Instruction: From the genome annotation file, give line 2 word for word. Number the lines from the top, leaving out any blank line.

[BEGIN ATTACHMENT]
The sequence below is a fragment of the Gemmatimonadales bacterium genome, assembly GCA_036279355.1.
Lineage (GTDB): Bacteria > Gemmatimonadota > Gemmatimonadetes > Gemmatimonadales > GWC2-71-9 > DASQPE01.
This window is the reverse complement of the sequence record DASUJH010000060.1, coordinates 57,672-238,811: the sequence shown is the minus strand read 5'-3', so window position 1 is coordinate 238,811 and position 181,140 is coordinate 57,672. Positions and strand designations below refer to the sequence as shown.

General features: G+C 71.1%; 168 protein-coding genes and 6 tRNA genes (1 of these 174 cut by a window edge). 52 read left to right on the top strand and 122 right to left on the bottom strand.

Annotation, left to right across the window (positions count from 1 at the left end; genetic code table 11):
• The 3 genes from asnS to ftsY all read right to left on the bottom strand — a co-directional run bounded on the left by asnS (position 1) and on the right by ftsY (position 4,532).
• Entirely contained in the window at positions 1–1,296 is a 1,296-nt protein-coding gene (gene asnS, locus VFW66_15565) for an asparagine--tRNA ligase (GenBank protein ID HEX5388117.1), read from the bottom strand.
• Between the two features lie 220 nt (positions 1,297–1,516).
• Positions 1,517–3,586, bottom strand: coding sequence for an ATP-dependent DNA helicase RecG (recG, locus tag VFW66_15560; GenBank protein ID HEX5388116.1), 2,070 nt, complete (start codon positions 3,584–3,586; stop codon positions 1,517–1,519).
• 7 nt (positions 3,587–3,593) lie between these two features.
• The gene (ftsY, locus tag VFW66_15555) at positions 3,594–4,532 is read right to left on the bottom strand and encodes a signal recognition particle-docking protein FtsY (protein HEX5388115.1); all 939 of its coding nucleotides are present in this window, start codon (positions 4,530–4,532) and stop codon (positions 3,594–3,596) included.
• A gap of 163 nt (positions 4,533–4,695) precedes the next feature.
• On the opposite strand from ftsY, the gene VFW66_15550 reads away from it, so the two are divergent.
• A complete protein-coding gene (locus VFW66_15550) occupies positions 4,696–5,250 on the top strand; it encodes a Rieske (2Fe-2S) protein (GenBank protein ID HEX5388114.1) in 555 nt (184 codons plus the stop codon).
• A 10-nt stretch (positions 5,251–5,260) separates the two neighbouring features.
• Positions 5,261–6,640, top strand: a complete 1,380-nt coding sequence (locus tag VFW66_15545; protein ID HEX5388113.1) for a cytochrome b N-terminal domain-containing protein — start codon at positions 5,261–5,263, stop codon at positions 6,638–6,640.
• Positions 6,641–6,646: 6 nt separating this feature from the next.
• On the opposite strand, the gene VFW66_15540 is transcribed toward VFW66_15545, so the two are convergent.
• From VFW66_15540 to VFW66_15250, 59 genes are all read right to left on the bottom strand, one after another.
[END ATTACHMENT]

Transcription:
Lineage (GTDB): Bacteria > Gemmatimonadota > Gemmatimonadetes > Gemmatimonadales > GWC2-71-9 > DASQPE01.